In those stinking cars were seen the bodies of these prisoners too weak even to get out. A few tried, and they made a bloody heap in the door of one of the cars. They had been machine gunned by the SS. A little girl was in that car.
In another car, sitting on the bodies of his comrades, his face contorted with pain frozen by death, was the body of one who completed the amputation of his gangrenous leg with own (his) hands and covered the stump with paper. Underneath was one with a crushed skull. "He's better off now." was the comment of one newsman. Close by was one who had been beaten until his entrails protruded from his back.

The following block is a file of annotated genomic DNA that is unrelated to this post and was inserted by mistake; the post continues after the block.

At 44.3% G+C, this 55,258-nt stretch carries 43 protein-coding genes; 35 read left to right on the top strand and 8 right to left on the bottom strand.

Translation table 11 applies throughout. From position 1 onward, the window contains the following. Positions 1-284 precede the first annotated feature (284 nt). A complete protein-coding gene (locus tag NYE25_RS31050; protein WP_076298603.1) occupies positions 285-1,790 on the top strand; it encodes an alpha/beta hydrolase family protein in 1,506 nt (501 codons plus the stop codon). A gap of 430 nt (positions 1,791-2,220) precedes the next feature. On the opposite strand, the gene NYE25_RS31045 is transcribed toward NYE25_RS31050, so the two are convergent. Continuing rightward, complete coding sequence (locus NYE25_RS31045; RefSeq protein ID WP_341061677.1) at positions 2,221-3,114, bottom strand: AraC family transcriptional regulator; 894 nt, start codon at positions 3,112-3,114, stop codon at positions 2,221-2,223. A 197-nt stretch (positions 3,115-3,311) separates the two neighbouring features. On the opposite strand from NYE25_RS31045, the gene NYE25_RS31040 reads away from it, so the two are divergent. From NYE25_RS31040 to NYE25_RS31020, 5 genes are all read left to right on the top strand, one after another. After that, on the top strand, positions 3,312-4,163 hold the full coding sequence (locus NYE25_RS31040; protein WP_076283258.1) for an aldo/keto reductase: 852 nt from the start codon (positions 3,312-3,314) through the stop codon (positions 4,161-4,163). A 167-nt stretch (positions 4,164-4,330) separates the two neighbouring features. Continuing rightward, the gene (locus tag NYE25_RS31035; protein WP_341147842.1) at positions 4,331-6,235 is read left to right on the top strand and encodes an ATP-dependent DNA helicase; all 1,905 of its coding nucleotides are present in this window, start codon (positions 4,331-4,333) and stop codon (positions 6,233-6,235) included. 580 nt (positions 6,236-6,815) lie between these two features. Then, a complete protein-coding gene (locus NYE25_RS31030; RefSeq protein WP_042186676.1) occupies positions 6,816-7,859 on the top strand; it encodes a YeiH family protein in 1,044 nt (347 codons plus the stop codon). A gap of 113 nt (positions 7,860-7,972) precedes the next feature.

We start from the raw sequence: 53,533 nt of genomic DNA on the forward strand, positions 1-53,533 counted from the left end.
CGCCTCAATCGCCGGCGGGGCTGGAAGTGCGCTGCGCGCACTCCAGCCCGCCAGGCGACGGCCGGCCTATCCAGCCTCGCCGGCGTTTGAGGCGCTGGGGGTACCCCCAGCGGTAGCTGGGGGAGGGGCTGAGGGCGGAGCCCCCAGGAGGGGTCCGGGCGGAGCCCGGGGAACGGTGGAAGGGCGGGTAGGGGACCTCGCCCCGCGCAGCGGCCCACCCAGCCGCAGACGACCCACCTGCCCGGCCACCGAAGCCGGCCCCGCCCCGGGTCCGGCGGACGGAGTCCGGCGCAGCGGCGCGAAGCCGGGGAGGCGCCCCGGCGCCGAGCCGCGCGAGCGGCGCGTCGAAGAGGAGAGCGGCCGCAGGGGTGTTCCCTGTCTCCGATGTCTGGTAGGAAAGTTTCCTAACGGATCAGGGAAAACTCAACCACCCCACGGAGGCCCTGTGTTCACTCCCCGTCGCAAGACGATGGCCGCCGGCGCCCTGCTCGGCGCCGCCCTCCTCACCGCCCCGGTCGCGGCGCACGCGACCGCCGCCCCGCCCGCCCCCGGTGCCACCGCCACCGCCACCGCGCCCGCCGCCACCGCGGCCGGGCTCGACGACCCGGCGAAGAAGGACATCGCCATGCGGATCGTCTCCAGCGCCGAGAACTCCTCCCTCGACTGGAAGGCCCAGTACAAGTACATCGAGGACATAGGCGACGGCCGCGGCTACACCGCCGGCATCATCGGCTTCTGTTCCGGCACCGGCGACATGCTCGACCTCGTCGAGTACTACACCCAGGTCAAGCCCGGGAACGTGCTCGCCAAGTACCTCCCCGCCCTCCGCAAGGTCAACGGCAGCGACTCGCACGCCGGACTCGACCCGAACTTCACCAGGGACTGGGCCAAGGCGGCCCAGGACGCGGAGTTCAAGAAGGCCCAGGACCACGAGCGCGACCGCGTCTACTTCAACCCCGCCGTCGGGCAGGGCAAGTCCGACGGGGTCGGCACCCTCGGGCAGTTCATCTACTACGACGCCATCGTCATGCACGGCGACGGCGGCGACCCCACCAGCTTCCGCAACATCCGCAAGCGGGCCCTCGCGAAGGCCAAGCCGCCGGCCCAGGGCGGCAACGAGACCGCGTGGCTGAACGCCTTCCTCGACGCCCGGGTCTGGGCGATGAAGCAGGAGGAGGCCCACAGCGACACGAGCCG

But most of them had simply died in the attitudes of absolute exhaustion that only starving men can assume. Curled up with their faces resting in fingers tipped with blue nails. With naked buttocks angling up to pivot on a skeletal pelvis. Or twisted over to show on (sic) abdomen stretched drum-tight against the spine with ribs making an overhanging bulge.
The two photographs below are from the G.J. Dettore Collection. They were taken by an American soldier in early May, 1945 after the liberation of Dachau. The bodies had been left just as they were found by the American liberators until a full investigation could be conducted by the US Army.
This page was last updated on April 3, 2008